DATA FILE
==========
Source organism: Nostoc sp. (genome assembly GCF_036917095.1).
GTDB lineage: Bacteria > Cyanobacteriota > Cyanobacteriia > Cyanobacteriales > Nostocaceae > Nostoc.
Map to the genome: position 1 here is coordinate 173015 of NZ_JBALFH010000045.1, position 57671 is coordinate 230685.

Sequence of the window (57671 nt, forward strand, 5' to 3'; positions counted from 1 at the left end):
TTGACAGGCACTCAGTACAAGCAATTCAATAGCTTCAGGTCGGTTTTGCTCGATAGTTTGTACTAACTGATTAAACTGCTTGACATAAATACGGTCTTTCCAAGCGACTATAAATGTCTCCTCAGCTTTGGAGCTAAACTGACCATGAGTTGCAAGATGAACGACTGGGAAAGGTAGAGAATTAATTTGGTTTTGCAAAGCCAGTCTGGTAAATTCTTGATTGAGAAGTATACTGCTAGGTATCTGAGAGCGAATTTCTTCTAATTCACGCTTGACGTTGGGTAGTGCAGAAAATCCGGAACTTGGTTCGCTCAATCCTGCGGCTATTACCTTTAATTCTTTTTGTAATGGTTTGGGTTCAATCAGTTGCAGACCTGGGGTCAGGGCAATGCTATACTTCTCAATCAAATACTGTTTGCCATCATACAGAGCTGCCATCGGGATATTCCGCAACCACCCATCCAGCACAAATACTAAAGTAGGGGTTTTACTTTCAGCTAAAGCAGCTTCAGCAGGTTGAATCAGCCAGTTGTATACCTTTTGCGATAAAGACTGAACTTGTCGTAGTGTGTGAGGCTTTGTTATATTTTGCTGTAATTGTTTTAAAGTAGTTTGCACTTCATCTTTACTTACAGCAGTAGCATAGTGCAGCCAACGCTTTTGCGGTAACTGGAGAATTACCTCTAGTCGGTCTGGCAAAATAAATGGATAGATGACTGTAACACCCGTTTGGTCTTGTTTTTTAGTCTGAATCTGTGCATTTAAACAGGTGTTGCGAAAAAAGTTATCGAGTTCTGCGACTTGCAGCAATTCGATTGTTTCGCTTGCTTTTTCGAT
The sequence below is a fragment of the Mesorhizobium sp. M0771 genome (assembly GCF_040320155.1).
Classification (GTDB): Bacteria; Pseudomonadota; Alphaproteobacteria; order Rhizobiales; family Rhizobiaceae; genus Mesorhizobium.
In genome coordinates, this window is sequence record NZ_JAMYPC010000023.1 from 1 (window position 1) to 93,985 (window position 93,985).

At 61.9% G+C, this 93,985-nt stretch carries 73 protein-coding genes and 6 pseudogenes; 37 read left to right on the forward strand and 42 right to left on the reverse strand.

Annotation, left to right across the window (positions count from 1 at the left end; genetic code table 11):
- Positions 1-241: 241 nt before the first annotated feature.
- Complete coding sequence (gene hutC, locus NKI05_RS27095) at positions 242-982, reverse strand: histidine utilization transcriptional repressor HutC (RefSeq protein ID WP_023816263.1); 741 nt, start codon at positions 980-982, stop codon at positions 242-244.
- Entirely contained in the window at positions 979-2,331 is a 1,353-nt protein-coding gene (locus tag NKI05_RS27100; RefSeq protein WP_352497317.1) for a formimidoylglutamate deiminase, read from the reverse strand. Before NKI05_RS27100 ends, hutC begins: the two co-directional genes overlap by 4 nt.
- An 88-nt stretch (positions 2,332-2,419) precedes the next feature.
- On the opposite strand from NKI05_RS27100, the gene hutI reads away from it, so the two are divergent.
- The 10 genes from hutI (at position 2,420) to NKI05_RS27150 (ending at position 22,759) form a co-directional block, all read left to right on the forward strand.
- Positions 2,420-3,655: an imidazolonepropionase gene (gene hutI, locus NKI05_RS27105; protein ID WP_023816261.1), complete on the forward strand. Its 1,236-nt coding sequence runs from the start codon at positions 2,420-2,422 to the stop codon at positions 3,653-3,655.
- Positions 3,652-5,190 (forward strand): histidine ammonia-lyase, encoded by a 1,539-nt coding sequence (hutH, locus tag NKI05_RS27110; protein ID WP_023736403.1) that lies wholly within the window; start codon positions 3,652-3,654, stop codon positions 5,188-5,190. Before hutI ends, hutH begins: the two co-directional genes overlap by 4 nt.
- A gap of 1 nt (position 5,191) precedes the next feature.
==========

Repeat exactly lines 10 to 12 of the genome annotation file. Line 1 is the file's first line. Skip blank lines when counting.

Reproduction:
Annotation, left to right across the window (positions count from 1 at the left end; genetic code table 11):
- Positions 1-241: 241 nt before the first annotated feature.
- Complete coding sequence (gene hutC, locus NKI05_RS27095) at positions 242-982, reverse strand: histidine utilization transcriptional repressor HutC (RefSeq protein ID WP_023816263.1); 741 nt, start codon at positions 980-982, stop codon at positions 242-244.